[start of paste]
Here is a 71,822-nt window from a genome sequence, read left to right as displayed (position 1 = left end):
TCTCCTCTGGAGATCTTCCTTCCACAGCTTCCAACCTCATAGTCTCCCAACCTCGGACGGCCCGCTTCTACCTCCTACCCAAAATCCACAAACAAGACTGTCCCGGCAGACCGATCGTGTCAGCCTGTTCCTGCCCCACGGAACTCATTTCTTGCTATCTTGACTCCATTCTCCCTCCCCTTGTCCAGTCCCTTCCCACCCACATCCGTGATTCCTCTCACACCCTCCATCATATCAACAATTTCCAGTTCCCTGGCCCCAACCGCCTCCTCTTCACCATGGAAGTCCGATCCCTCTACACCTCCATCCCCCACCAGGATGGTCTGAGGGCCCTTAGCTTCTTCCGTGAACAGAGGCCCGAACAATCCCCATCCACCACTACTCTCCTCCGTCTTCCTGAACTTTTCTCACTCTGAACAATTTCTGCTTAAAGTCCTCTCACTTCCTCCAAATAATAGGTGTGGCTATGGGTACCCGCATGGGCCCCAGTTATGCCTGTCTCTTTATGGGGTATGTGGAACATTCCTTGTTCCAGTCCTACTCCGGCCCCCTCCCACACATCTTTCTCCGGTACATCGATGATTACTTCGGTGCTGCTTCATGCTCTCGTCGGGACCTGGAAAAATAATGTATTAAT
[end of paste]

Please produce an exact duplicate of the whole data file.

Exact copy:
Here is a 71,822-nt window from a genome sequence, read left to right as displayed (position 1 = left end):
TCTCCTCTGGAGATCTTCCTTCCACAGCTTCCAACCTCATAGTCTCCCAACCTCGGACGGCCCGCTTCTACCTCCTACCCAAAATCCACAAACAAGACTGTCCCGGCAGACCGATCGTGTCAGCCTGTTCCTGCCCCACGGAACTCATTTCTTGCTATCTTGACTCCATTCTCCCTCCCCTTGTCCAGTCCCTTCCCACCCACATCCGTGATTCCTCTCACACCCTCCATCATATCAACAATTTCCAGTTCCCTGGCCCCAACCGCCTCCTCTTCACCATGGAAGTCCGATCCCTCTACACCTCCATCCCCCACCAGGATGGTCTGAGGGCCCTTAGCTTCTTCCGTGAACAGAGGCCCGAACAATCCCCATCCACCACTACTCTCCTCCGTCTTCCTGAACTTTTCTCACTCTGAACAATTTCTGCTTAAAGTCCTCTCACTTCCTCCAAATAATAGGTGTGGCTATGGGTACCCGCATGGGCCCCAGTTATGCCTGTCTCTTTATGGGGTATGTGGAACATTCCTTGTTCCAGTCCTACTCCGGCCCCCTCCCACACATCTTTCTCCGGTACATCGATGATTACTTCGGTGCTGCTTCATGCTCTCGTCGGGACCTGGAAAAATAATGTATTAAT